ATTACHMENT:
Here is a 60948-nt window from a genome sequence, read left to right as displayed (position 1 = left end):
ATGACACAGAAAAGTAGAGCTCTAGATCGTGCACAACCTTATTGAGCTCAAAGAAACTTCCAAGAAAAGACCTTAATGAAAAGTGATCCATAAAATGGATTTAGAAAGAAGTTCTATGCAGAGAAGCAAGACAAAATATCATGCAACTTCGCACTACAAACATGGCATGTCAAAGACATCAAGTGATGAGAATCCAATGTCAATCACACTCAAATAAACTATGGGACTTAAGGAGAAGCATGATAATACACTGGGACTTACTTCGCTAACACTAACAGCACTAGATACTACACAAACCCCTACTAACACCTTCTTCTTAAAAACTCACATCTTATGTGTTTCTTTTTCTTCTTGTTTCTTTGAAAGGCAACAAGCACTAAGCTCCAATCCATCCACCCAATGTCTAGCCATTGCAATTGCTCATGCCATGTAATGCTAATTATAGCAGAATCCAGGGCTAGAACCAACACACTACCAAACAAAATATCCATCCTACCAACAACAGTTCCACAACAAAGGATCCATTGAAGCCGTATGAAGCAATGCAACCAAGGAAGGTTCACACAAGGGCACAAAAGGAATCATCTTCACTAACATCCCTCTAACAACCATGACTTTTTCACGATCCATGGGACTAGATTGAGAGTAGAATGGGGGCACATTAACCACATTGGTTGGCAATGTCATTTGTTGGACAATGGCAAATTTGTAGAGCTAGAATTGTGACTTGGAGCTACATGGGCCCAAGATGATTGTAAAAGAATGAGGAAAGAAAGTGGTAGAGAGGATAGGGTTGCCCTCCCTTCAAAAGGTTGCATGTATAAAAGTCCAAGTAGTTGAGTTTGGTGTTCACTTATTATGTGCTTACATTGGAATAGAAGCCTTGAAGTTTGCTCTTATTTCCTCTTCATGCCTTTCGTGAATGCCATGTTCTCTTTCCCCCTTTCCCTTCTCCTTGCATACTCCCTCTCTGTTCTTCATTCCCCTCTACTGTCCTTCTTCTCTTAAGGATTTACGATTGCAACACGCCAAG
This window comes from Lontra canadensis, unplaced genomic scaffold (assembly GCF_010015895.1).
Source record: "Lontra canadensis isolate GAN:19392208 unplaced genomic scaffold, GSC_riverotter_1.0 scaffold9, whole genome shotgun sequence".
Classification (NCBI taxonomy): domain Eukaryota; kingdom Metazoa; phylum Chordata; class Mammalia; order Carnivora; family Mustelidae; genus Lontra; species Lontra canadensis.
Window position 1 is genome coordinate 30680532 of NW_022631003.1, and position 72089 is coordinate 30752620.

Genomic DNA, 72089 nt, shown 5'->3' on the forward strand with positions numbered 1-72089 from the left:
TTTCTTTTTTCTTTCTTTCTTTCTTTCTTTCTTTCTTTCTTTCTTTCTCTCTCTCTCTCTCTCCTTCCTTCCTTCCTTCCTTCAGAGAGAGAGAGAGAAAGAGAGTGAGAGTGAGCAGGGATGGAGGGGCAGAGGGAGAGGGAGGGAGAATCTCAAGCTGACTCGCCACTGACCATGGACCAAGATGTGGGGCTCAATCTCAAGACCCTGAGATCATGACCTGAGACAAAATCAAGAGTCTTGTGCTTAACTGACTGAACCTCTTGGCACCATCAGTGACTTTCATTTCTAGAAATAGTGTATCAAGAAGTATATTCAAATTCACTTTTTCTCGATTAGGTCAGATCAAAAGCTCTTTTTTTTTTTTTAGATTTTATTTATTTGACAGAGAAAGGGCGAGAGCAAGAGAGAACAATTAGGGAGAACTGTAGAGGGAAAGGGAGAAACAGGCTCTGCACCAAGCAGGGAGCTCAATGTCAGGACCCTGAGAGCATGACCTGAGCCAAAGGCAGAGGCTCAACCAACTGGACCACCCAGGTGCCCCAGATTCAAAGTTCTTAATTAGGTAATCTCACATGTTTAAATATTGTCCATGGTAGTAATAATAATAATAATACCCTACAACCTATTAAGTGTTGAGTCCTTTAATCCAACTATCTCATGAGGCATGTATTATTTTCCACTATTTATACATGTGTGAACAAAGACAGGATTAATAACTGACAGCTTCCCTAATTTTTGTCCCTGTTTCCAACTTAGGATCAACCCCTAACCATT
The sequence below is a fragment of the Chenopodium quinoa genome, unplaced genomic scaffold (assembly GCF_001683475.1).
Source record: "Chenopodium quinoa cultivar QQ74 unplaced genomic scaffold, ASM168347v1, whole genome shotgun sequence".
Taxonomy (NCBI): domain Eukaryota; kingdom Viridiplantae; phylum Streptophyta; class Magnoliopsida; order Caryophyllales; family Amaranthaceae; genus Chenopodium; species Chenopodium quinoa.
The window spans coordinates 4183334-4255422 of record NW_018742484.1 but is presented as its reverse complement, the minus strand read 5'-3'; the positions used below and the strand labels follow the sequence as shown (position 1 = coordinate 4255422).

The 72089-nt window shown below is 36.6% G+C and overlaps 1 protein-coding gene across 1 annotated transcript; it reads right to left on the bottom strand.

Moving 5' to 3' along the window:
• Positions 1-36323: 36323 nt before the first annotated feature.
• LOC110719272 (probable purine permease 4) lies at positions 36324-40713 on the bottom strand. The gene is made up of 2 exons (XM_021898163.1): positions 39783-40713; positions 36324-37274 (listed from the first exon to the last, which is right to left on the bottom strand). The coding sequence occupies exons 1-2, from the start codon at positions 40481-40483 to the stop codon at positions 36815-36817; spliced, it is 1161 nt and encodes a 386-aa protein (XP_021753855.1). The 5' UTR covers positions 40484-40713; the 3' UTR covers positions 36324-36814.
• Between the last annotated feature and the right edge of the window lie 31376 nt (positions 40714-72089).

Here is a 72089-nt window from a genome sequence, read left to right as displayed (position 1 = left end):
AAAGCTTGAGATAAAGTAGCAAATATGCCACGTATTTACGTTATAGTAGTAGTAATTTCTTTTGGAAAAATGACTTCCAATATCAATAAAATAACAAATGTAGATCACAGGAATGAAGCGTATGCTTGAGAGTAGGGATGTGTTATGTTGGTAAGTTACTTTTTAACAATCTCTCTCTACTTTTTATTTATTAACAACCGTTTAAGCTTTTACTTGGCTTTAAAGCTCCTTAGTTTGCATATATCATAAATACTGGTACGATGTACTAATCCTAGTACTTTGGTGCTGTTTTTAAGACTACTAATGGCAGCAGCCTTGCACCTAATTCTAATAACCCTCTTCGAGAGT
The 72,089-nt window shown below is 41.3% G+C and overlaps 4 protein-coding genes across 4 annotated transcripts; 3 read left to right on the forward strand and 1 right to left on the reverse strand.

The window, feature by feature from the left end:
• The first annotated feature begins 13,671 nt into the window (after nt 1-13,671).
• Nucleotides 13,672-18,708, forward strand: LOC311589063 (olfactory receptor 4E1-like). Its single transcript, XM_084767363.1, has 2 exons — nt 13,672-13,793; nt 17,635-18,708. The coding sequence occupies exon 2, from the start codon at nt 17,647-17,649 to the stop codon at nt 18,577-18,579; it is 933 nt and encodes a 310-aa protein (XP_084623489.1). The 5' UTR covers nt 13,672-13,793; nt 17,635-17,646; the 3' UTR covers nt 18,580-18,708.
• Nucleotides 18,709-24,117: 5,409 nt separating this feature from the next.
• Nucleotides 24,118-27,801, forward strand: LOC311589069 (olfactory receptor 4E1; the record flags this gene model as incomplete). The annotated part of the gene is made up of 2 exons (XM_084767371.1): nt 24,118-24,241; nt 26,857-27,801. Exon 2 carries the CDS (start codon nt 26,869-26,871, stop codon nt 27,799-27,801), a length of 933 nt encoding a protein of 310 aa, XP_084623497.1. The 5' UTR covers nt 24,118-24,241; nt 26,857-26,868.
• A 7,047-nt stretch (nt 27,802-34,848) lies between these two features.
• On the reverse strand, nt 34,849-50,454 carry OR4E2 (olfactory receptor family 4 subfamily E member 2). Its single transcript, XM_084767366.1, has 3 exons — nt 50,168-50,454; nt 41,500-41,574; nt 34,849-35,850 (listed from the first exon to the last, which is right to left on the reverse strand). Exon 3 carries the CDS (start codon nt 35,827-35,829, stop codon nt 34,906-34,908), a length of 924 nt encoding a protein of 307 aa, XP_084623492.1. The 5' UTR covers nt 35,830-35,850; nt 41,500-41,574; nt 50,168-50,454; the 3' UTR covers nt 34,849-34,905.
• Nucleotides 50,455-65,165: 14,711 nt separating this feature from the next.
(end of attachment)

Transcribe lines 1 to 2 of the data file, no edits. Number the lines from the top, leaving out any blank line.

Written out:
Here is a 60948-nt window from a genome sequence, read left to right as displayed (position 1 = left end):
ATGACACAGAAAAGTAGAGCTCTAGATCGTGCACAACCTTATTGAGCTCAAAGAAACTTCCAAGAAAAGACCTTAATGAAAAGTGATCCATAAAATGGATTTAGAAAGAAGTTCTATGCAGAGAAGCAAGACAAAATATCATGCAACTTCGCACTACAAACATGGCATGTCAAAGACATCAAGTGATGAGAATCCAATGTCAATCACACTCAAATAAACTATGGGACTTAAGGAGAAGCATGATAATACACTGGGACTTACTTCGCTAACACTAACAGCACTAGATACTACACAAACCCCTACTAACACCTTCTTCTTAAAAACTCACATCTTATGTGTTTCTTTTTCTTCTTGTTTCTTTGAAAGGCAACAAGCACTAAGCTCCAATCCATCCACCCAATGTCTAGCCATTGCAATTGCTCATGCCATGTAATGCTAATTATAGCAGAATCCAGGGCTAGAACCAACACACTACCAAACAAAATATCCATCCTACCAACAACAGTTCCACAACAAAGGATCCATTGAAGCCGTATGAAGCAATGCAACCAAGGAAGGTTCACACAAGGGCACAAAAGGAATCATCTTCACTAACATCCCTCTAACAACCATGACTTTTTCACGATCCATGGGACTAGATTGAGAGTAGAATGGGGGCACATTAACCACATTGGTTGGCAATGTCATTTGTTGGACAATGGCAAATTTGTAGAGCTAGAATTGTGACTTGGAGCTACATGGGCCCAAGATGATTGTAAAAGAATGAGGAAAGAAAGTGGTAGAGAGGATAGGGTTGCCCTCCCTTCAAAAGGTTGCATGTATAAAAGTCCAAGTAGTTGAGTTTGGTGTTCACTTATTATGTGCTTACATTGGAATAGAAGCCTTGAAGTTTGCTCTTATTTCCTCTTCATGCCTTTCGTGAATGCCATGTTCTCTTTCCCCCTTTCCCTTCTCCTTGCATACTCCCTCTCTGTTCTTCATTCCCCTCTACTGTCCTTCTTCTCTTAAGGATTTACGATTGCAACACGCCAAG